Gotcha. The biggest aspect of support you have is the fiscal support. You also have this list of affiliated projects, which if I’m reading correctly are very similar, at least in scope or intention, and they fit a certain criteria, but they aren’t fiscally supported by NumFOCUS. I’m seeing a few of these here that I think we’ve covered. First of all, we did have a conversation, Adam - or I did, at least - back at the original Sustain Conference, with Karthik Ram about rOpenSci; that was very interesting, cool stuff, and you can go back and listen to that one.

And then Spack - Spack is on the list. Our friend Todd Gamblin, who was on Request for Commits, is at Affiliated Projects. Why the distinction here between the sponsored projects and the affiliated projects?

This gets into the technical reasons for being of NumFOCUS as a non-profit. One of the really important roles that became clear early on in the existence of NumFOCUS was that open source projects needed administrative support to help provide and give best practice insight into a lot of what has to go into making a sustainable project. NumFOCUS exists to provide that, so that the people who are running the projects can focus on the things that they love and do best.

In order to accomplish that, we started this fiscal sponsorship program, which is not what it sounds like to any normal person… [laughs] Fiscal sponsorship sounds like NumFOCUS has a big bag of money that it gives out to people, but in fact that is not the case.

That’s not how it works…?

There are many non-profit organizations in the U.S. that provide fiscal sponsorship. What it means is that the project enters into a legal contract with NumFOCUS, that effectively makes NumFOCUS the legal entity of the project. To get into the weeds of it a little bit, there are actually two different flavors of fiscal sponsorship. One is the more common, which is a comprehensive fiscal sponsorship, which is really what I’ve just described. We’re the legal entity, for all intents and purposes NumPy is NumFOCUS and NumFOCUS is NumPy, and then there are fiscally sponsored projects which have what’s called a grant or a grantee sponsorship… Which means that NumFOCUS becomes responsible for the use of grant funds within a project, in alignment with its non-profit purposes.

[00:16:32.28] So it’s almost more like oversight to ensure that funds are being utilized in accordance with the non-profit mission… But the main difference between the sponsored projects and the affiliated projects is, as you said, they look really similar on the face, but affiliated projects don’t have any contractual relationship with NumFOCUS, whereas sponsored projects - NumFOCUS is the legal entity for those [unintelligible 00:17:04.25].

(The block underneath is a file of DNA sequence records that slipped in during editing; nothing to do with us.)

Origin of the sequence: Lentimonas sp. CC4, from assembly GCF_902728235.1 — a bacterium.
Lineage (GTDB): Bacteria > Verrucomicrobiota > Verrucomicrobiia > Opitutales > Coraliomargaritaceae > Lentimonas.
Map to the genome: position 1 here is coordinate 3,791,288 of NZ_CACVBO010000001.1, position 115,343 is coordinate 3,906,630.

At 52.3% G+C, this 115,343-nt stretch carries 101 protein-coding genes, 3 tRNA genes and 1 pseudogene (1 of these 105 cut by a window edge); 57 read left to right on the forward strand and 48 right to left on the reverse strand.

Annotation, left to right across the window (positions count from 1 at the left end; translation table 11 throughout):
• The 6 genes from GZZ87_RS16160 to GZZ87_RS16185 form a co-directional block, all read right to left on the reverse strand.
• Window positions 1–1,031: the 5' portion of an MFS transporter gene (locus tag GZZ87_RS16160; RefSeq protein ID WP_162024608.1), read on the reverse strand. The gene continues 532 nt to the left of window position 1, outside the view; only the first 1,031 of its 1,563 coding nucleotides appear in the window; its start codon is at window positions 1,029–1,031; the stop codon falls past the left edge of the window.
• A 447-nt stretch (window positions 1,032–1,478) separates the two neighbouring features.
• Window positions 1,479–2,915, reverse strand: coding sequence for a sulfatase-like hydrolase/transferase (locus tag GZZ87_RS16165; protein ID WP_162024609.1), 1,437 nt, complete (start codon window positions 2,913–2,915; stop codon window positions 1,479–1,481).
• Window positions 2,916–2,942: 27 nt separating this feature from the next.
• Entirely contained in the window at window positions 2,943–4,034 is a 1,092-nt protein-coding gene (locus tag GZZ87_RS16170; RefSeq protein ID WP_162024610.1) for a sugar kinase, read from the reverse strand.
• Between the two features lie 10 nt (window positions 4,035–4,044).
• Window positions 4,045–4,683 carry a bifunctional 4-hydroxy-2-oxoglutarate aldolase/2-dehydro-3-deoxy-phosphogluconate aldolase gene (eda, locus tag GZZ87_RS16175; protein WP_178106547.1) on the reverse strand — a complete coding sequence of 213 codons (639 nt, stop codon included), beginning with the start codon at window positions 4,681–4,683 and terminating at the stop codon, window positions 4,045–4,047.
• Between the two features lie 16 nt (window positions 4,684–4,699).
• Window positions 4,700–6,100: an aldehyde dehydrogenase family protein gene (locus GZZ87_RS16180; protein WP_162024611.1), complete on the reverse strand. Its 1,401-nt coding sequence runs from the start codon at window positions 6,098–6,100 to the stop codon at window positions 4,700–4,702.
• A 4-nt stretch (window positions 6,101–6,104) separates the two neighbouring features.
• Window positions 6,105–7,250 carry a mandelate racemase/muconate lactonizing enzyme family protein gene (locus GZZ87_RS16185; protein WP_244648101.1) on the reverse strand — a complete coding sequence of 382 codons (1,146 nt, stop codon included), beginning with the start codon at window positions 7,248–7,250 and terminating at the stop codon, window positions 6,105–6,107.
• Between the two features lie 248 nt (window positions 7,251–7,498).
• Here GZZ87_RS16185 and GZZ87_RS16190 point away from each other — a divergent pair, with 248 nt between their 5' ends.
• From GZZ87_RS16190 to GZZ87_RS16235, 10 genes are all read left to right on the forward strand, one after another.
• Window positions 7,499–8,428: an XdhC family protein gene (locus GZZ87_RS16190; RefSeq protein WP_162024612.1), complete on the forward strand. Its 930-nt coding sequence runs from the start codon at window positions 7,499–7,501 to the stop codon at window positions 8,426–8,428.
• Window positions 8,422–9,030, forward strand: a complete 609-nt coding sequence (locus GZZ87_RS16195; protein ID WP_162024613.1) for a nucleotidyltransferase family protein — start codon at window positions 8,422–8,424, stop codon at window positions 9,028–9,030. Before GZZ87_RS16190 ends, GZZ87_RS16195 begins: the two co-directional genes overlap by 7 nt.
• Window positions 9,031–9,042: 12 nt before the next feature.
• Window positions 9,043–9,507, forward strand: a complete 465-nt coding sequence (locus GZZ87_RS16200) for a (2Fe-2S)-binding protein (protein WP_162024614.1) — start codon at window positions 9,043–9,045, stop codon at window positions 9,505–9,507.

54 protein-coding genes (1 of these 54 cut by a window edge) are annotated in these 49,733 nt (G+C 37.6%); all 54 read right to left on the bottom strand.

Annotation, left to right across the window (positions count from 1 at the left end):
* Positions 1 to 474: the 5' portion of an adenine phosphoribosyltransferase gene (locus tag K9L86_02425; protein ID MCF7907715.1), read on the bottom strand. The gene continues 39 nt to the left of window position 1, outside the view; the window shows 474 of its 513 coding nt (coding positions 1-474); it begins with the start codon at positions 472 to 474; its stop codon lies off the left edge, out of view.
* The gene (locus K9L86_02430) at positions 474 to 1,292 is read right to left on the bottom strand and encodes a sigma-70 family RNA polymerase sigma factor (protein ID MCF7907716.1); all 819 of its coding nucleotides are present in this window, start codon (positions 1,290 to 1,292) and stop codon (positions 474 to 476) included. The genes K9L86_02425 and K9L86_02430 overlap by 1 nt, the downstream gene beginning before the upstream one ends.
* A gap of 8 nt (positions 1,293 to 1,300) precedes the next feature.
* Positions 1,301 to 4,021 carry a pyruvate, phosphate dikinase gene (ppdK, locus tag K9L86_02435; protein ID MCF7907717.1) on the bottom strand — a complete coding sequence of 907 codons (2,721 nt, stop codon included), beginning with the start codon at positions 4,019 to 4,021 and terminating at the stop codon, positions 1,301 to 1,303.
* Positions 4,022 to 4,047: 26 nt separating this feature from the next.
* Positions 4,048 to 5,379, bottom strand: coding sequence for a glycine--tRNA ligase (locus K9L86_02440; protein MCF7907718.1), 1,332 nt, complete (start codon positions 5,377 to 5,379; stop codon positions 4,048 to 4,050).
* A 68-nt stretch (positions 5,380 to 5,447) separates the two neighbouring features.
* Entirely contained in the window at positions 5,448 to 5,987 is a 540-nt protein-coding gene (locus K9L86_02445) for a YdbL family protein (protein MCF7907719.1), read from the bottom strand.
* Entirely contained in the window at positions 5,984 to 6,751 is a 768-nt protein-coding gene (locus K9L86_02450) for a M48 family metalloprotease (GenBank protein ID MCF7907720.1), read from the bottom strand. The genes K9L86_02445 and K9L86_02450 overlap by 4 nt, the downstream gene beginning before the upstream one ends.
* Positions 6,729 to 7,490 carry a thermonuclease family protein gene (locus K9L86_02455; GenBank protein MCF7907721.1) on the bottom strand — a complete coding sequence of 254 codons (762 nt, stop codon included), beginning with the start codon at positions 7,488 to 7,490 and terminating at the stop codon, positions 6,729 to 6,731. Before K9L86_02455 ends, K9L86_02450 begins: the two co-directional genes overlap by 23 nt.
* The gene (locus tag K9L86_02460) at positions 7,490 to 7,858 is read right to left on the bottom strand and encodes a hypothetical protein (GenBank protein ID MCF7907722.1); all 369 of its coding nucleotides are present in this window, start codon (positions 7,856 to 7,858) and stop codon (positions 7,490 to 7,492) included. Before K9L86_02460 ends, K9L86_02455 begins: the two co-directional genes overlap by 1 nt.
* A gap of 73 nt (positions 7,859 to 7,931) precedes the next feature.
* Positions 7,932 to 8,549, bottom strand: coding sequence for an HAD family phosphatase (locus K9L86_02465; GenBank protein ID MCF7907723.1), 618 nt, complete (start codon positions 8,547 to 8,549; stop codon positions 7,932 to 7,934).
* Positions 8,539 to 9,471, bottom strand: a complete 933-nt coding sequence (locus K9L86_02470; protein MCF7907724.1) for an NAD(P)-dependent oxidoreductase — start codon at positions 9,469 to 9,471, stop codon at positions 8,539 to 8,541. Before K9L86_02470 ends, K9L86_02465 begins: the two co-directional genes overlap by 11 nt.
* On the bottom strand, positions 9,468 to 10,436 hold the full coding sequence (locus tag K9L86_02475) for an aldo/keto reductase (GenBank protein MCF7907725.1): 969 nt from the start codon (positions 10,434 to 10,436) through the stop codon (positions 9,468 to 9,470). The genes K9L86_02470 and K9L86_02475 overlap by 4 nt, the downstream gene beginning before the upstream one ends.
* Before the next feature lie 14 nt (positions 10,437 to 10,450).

What’s the benefit of being an affiliated partner/project?

We have a few benefits… One, most people just wanna be associated with the organization and have access to the network of folks. Being a convening ground I think is one of the really valuable services that NumFOCUS ends up providing to the community and to the maintainers and leaders of these projects.

There are also a few more concrete benefits… NumFOCUS does have a small development grants program, where we make little pots of money available to both our sponsored and affiliated projects, in the form of small grants, to accomplish all kinds of things that their project might need… Whether that’s paying a developer to build out a new feature, or paying for some consulting on how to make their docs more usable, or paying to fly all of the lead developers to a conference where they can get together and have a sprint… There’s all kinds of ways that the funds can be used, but only NumFOCUS sponsored and affiliated projects are eligible for those… So that’s another benefit.

So essentially access to your network, and events and different things that are available to – because NumFOCUS is probably bringing a lot of people to the open code and science yard, so to speak, so with that you wanna be affiliated, but you may have your own legal entity, or in that grant or grantee model you mentioned.

Right, right. Scikit-learn might be a good example here - they’re an affiliated project, but they have their whole own foundation now.

One thing I’m curious about just from an end donator perspective, and maybe again, we’re just getting into the weeds, but hey, let’s just hang out in the weeds for a minute…

When I support NumFOCUS, so I clicked on the Donate button on the website, and there’s “Make a Donation”, 292 supporters (recently, or something), and I can donate - very typical, “Choose your frequency, Choose your donation level”, this is supporting NumFOCUS the umbrella? Does this money trickle down? Is this like the ongoing operations? Because I did find “Check out our other campaigns”, which seem to be more project-focused. How does the actual Donate work?